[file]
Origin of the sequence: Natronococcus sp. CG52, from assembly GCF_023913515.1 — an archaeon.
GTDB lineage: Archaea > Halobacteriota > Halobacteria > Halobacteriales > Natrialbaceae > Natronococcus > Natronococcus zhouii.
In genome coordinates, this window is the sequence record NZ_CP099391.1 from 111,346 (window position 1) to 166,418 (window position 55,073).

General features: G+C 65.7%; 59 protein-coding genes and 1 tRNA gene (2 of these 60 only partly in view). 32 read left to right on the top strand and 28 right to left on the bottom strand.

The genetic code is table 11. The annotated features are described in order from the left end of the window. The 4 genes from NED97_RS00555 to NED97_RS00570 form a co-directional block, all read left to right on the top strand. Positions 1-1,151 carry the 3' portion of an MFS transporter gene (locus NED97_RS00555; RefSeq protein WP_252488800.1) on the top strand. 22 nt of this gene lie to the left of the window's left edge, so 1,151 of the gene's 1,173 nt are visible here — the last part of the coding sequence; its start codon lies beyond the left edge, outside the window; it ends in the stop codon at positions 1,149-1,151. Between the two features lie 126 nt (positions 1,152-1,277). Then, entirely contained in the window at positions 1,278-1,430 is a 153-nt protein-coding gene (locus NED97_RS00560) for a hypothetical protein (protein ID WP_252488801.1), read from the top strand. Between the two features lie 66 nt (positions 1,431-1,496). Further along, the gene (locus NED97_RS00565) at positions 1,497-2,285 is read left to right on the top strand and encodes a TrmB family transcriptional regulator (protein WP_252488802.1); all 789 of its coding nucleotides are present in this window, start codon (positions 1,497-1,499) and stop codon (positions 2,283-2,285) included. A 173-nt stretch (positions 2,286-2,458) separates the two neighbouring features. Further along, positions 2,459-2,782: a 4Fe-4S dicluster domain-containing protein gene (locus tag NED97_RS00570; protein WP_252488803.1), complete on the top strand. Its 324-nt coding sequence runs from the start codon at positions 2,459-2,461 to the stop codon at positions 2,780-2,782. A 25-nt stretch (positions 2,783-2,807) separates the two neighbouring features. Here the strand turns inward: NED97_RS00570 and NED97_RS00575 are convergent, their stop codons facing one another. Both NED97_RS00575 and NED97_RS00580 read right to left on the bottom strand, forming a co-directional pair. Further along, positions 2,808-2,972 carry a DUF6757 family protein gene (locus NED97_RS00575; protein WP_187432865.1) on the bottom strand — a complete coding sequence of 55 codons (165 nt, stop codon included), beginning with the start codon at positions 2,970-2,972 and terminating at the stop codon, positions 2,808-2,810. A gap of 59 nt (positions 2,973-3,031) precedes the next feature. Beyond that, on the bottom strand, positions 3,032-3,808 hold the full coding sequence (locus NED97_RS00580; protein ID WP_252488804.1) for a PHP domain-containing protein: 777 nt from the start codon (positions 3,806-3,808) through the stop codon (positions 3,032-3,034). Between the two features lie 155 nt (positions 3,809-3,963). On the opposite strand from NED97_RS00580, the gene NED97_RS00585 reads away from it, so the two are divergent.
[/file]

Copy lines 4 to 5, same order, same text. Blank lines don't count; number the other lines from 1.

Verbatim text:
General features: G+C 65.7%; 59 protein-coding genes and 1 tRNA gene (2 of these 60 only partly in view). 32 read left to right on the top strand and 28 right to left on the bottom strand.

The genetic code is table 11. The annotated features are described in order from the left end of the window. The 4 genes from NED97_RS00555 to NED97_RS00570 form a co-directional block, all read left to right on the top strand. Positions 1-1,151 carry the 3' portion of an MFS transporter gene (locus NED97_RS00555; RefSeq protein WP_252488800.1) on the top strand. 22 nt of this gene lie to the left of the window's left edge, so 1,151 of the gene's 1,173 nt are visible here — the last part of the coding sequence; its start codon lies beyond the left edge, outside the window; it ends in the stop codon at positions 1,149-1,151. Between the two features lie 126 nt (positions 1,152-1,277). Then, entirely contained in the window at positions 1,278-1,430 is a 153-nt protein-coding gene (locus NED97_RS00560) for a hypothetical protein (protein ID WP_252488801.1), read from the top strand. Between the two features lie 66 nt (positions 1,431-1,496). Further along, the gene (locus NED97_RS00565) at positions 1,497-2,285 is read left to right on the top strand and encodes a TrmB family transcriptional regulator (protein WP_252488802.1); all 789 of its coding nucleotides are present in this window, start codon (positions 1,497-1,499) and stop codon (positions 2,283-2,285) included. A 173-nt stretch (positions 2,286-2,458) separates the two neighbouring features. Further along, positions 2,459-2,782: a 4Fe-4S dicluster domain-containing protein gene (locus tag NED97_RS00570; protein WP_252488803.1), complete on the top strand. Its 324-nt coding sequence runs from the start codon at positions 2,459-2,461 to the stop codon at positions 2,780-2,782. A 25-nt stretch (positions 2,783-2,807) separates the two neighbouring features. Here the strand turns inward: NED97_RS00570 and NED97_RS00575 are convergent, their stop codons facing one another. Both NED97_RS00575 and NED97_RS00580 read right to left on the bottom strand, forming a co-directional pair. Further along, positions 2,808-2,972 carry a DUF6757 family protein gene (locus NED97_RS00575; protein WP_187432865.1) on the bottom strand — a complete coding sequence of 55 codons (165 nt, stop codon included), beginning with the start codon at positions 2,970-2,972 and terminating at the stop codon, positions 2,808-2,810. A gap of 59 nt (positions 2,973-3,031) precedes the next feature. Beyond that, on the bottom strand, positions 3,032-3,808 hold the full coding sequence (locus NED97_RS00580; protein ID WP_252488804.1) for a PHP domain-containing protein: 777 nt from the start codon (positions 3,806-3,808) through the stop codon (positions 3,032-3,034). Between the two features lie 155 nt (positions 3,809-3,963). On the opposite strand from NED97_RS00580, the gene NED97_RS00585 reads away from it, so the two are divergent.